A couple of years ago, five diverse Oregonians stood in the middle of an empty, snowy field in northeast Oregon — a vocalist, a composer, a filmmaker, a historian, and an artistic director — and each of them knew they were onto something special.
All of them were familiar with the history of Vanport, but most had just recently learned of similar history about they were standing, the former settlement of Maxville, near the town of Wallowa in northeast Oregon. Like the black laborers who came from all over the country to build ships in Vanport during World War II, another migration of African Americans had come to Maxville to work in the logging industry in the 1920s and ‘30s.
The group in the cold field that day, where Maxville existed from 1922 to 1933, was composed of artistic director Douglas Detrick, executive director of the Portland Jazz Composers Ensemble; jazz composer and pianist Ezra Weiss; historian Gwendolyn Trice; jazz and gospel singer Marilyn Keller, and historian and filmmaker Kalimah Abioto. S. Renee Mitchell, a poet, lyricist and author, had visited the site earlier.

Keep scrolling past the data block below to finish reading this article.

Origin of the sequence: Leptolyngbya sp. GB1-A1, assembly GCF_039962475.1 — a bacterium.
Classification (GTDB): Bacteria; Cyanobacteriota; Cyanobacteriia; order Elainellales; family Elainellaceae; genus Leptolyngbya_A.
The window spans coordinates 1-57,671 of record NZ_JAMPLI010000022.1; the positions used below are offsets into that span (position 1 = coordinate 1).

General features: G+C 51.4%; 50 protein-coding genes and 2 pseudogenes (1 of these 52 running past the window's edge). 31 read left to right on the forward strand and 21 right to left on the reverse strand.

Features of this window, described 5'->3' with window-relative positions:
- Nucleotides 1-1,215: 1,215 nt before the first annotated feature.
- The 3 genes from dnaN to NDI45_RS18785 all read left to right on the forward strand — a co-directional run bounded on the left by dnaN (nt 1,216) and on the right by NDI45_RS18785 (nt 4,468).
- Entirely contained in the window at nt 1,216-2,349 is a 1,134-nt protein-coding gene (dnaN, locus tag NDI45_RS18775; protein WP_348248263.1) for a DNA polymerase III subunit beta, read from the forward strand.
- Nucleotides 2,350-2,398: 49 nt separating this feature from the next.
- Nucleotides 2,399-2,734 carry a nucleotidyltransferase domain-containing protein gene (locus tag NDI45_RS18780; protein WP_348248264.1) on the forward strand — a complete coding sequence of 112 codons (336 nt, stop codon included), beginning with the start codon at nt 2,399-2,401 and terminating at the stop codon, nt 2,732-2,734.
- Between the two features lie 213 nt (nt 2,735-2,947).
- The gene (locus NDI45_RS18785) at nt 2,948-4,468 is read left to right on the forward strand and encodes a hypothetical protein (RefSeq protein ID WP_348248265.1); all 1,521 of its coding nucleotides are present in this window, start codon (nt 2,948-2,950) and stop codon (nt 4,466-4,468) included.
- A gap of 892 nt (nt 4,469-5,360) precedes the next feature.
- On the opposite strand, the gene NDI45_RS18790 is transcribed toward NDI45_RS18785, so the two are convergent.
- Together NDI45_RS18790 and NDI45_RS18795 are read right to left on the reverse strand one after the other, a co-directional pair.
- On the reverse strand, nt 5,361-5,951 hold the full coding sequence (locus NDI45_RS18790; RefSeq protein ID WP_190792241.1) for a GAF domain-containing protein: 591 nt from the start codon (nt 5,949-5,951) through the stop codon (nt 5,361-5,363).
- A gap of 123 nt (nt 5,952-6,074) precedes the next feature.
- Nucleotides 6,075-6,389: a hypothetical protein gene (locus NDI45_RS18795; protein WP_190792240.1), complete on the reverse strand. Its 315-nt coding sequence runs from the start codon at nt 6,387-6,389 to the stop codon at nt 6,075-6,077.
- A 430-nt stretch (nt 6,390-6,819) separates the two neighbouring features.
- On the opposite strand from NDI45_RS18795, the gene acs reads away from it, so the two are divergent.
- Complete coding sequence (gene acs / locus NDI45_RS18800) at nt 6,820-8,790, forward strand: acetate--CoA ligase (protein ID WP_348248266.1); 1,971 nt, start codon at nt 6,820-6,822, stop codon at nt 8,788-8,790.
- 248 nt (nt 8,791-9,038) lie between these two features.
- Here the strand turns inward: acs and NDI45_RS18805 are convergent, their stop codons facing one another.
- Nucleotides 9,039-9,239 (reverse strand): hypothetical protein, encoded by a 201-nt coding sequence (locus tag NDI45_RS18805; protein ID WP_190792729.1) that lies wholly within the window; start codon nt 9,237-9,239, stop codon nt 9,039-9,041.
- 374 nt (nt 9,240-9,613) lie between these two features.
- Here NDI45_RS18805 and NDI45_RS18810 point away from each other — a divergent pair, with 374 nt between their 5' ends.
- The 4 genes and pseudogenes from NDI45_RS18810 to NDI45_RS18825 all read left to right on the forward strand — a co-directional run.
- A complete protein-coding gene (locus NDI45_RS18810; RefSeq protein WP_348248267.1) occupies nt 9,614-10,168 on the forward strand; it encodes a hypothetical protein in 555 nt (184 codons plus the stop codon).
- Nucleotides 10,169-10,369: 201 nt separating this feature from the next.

Those six people had one collective goal: To tell the stories of both Vanport and Maxville through song, original music and film, a goal they accomplished earlier this year and performed to acclaim several times this spring. A CD of the music “From Maxville to Vanport” was released earlier this month, and more performances of the music and film showings will be held in Corvallis in February, in Portland in March, and possibly beyond.
Trice provided historical research and Mitchell wrote the lyrics. Weiss composed the music that was sung by Keller and for two films created by Abioto. Detrick is creative director for the entire project, and the music is performed by Detrick’s jazz ensemble. CDs are available at pjce.bandcamp.com.
The multi-layered project, according to Detrick, looks at the history of both towns and highlights the need to showcase the under-representation of black people in Oregon history by looking honestly at the prejudice they faced and celebrating “their resilience, courage and important contributions to Oregon through jazz, R&B and blues.”
Each of the songs has a different theme and tells a different aspect of experiences of the residents of the two communities. Mitchell said she relied heavily on the expertise of historian Dr. Pearl Alice Marsh, whose father was a logger at Maxville, and helped put her in touch with descendants of those who lived in the town, as well as the feeling she got while standing at the long-abandoned logging site.
“Being on a quad of land where Maxville was once located, everything has its own energy,” she said. “To allow the words to come and giving them over to Ezra, who is a musical genius — we had the right people, the right kind of process and everyone brought their ‘A’ game to the table.”
Mitchell said the evolution of the project also included feedback from community members after preview performances earlier this year.